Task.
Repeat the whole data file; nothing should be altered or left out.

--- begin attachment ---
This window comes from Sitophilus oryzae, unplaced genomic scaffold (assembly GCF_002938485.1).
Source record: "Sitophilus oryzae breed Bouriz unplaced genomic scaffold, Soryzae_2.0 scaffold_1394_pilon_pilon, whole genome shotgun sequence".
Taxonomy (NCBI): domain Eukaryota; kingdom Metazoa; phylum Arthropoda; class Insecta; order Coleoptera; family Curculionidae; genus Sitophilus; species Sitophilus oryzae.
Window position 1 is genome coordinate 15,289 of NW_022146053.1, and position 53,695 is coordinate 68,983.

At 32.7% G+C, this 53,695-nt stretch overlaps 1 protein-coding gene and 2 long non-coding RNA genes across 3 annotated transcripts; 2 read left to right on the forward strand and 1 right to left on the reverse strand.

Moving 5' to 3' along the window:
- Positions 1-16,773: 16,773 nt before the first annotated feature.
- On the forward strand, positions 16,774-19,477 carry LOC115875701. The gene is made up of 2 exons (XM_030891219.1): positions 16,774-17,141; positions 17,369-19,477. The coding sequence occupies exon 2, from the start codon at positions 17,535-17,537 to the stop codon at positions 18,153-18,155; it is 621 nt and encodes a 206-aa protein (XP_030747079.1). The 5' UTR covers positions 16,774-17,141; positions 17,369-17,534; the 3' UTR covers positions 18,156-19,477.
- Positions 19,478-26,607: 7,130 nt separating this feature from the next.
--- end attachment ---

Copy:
This window comes from Sitophilus oryzae, unplaced genomic scaffold (assembly GCF_002938485.1).
Source record: "Sitophilus oryzae breed Bouriz unplaced genomic scaffold, Soryzae_2.0 scaffold_1394_pilon_pilon, whole genome shotgun sequence".
Taxonomy (NCBI): domain Eukaryota; kingdom Metazoa; phylum Arthropoda; class Insecta; order Coleoptera; family Curculionidae; genus Sitophilus; species Sitophilus oryzae.
Window position 1 is genome coordinate 15,289 of NW_022146053.1, and position 53,695 is coordinate 68,983.

At 32.7% G+C, this 53,695-nt stretch overlaps 1 protein-coding gene and 2 long non-coding RNA genes across 3 annotated transcripts; 2 read left to right on the forward strand and 1 right to left on the reverse strand.

Moving 5' to 3' along the window:
- Positions 1-16,773: 16,773 nt before the first annotated feature.
- On the forward strand, positions 16,774-19,477 carry LOC115875701. The gene is made up of 2 exons (XM_030891219.1): positions 16,774-17,141; positions 17,369-19,477. The coding sequence occupies exon 2, from the start codon at positions 17,535-17,537 to the stop codon at positions 18,153-18,155; it is 621 nt and encodes a 206-aa protein (XP_030747079.1). The 5' UTR covers positions 16,774-17,141; positions 17,369-17,534; the 3' UTR covers positions 18,156-19,477.
- Positions 19,478-26,607: 7,130 nt separating this feature from the next.